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ABS East Wrap: A tale of two government-dominated industries

Student loans and housing dominated all the talk in Miami

October 9, 2013
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As yesterday brought the close of the record-setting attendance of the ABS East conference in Miami, the mood of the remainder of the 3,500 participants hanging around the lobby of the Fountainebleu Resort told it all.

Indeed, if one could bottle that sentiment and ship it to finance professionals nationwide, there would be no need for conferences in the first place. The mood — subdued complicity — showed just how shackled the mortgage finance industry remains to the federal government. No one held out hope for meaningful Fannie Mae and Freddie Mac reform any time soon. And as the CFPB's Rohit Chopra explained, there are larger implications also for the student loan industry.

Taken together, the two equal a total $2 trillion plus yearly industry — at its CHEAPEST.

To clarify by using the singular term "industry," I'm speaking about the government-sponsored juggernaut that is single-handedly willing this economy into marginal growth. A government, it should be noted, that is currently shut down.

So it is understandable that the exuberance so many investors, with all that money that needs to be put to work, faded away on the last day. It just simply slipped into the annals of the harsh reality waiting just outside those stately ivory walls lined with palm trees.

It felt an apropos situation for attendees, at the end of it all, to jump into a cab, bags in hand, and immediately speed out the gates of the Fountainebleu, turn sharp left for the airport only to right away land in the terrific traffic jam the mass exodus created; a sea of yellow cabs inching along Collins Avenue.

Allow me to quote Standard & Poor's analyst Howard Esaki in an email he sent to his followers today. His words encapsulate better than me the precise nature of the CFPB presence at the conference.

"Speakers at ABS East raised concerns about the long-term impact of rising student debt on housing and consumer credit, while expecting lower student loan ABS issuance in 2014 due to a drop in FFELP securitization."

"The CFPB’s [student loan ombudsman] Rohit Chopra suggested lenders target college graduates with secure income sources as the government’s direct lending dominates new originations. Total YTD student loan ABS issuance is $18bn, consisting of $14.6bn FFELP and $3.5bn private student loan ABS."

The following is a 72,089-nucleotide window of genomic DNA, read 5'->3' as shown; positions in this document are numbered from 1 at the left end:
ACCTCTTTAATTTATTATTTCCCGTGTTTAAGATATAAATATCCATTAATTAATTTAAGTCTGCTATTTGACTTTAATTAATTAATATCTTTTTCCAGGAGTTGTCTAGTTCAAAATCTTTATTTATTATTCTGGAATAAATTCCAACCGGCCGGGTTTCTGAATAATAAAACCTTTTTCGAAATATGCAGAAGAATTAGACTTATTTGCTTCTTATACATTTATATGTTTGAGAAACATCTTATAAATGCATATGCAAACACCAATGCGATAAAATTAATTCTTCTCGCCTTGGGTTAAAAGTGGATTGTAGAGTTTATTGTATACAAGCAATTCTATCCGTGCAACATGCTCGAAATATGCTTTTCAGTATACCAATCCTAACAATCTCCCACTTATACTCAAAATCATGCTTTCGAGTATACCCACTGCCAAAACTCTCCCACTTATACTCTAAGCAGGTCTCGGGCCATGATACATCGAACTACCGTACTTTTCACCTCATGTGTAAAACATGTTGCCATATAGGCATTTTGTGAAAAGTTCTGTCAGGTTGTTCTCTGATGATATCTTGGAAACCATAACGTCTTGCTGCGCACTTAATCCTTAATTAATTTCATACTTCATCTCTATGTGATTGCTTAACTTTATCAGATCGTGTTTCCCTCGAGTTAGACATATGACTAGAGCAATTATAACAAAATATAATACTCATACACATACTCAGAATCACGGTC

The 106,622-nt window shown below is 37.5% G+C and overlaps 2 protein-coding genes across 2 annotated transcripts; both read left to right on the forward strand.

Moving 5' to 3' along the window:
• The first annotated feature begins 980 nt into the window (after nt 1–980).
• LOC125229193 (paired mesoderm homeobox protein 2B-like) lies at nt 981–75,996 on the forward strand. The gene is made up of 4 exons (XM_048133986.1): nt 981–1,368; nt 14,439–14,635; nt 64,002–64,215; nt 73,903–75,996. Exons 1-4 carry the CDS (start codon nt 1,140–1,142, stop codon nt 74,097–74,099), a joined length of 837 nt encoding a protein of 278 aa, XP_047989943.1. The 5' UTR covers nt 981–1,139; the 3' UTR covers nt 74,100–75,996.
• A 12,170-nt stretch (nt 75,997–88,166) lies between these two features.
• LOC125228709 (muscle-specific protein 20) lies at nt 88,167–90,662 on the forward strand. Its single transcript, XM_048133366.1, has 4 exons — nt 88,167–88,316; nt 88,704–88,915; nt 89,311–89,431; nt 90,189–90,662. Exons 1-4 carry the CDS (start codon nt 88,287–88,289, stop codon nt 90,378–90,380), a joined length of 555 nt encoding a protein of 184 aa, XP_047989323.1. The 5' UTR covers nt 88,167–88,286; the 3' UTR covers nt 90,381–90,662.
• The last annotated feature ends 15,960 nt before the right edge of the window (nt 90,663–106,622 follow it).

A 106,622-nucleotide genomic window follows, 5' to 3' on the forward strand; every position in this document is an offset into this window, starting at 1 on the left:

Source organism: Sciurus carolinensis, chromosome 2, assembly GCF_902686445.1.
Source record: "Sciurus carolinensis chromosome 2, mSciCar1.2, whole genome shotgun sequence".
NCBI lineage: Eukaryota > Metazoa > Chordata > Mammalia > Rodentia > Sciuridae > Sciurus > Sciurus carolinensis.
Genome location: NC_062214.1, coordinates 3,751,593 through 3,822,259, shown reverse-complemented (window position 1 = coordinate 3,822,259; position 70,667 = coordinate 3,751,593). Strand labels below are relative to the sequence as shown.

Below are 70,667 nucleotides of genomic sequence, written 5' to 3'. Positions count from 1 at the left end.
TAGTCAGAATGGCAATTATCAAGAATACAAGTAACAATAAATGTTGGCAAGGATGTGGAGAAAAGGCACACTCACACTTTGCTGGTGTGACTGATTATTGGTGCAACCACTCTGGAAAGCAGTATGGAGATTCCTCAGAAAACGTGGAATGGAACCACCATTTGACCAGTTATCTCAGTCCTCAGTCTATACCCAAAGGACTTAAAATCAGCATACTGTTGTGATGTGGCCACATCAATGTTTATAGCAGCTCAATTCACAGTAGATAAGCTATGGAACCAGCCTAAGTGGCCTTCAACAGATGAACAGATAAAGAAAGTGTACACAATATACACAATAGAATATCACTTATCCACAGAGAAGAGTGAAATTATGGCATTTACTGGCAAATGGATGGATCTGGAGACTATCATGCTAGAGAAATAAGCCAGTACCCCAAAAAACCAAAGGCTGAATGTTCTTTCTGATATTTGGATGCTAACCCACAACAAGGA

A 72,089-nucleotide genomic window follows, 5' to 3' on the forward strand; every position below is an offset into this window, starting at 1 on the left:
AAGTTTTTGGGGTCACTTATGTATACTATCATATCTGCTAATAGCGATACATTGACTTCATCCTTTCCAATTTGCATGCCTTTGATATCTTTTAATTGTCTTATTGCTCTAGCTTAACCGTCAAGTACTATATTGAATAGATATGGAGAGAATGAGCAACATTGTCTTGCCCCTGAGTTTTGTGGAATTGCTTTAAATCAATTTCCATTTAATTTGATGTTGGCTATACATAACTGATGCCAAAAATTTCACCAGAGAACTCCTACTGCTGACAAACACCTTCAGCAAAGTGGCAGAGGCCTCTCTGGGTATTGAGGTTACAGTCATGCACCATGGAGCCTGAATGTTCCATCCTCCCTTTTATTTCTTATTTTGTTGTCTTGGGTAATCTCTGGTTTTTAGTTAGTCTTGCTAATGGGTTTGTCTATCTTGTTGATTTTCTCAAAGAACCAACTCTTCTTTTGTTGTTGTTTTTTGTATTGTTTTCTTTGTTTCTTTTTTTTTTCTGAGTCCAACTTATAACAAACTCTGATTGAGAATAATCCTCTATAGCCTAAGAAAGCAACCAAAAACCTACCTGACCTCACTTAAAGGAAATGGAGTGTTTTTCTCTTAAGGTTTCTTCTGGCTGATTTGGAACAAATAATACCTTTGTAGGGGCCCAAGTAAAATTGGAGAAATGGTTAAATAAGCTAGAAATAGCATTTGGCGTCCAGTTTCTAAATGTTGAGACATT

But that wasn't all. Chopra also mentioned other ways, besides student loans, where college educations are funded.

Credit cards are maxed. Pension funds called. Auto loans applied for… All to support a government-sponsored higher education.

In turn, this earns one a job, where perhaps they can meet another like-minded individual, also with a job, and purchase a government-sponsored house. And so the economy moves forward, if only for one more day. How much of this outlier credit adds to the $2 trillion mark?

So, given these circumstances we can excuse the participants for feeling somewhat helpless in the end, there are simply limits to the ability of private money to contribute to the credit markets. The industry no longer wishes to feel boxed in. It's too bad that it's just too bad.

I would have liked to get some answers from those who handle the money of this country. To see what they intend to do about what I described above. To see how this course can be reversed and righted.

Of course, the Treasury couldn't make it. Unlike the CFPB, the Treasury is funded through appropriations and needs government go-ahead to operate.

And the government is currently shut down.

Maybe it will open tomorrow, maybe it won't. Either way, no one's fingers are crossed.

 

 

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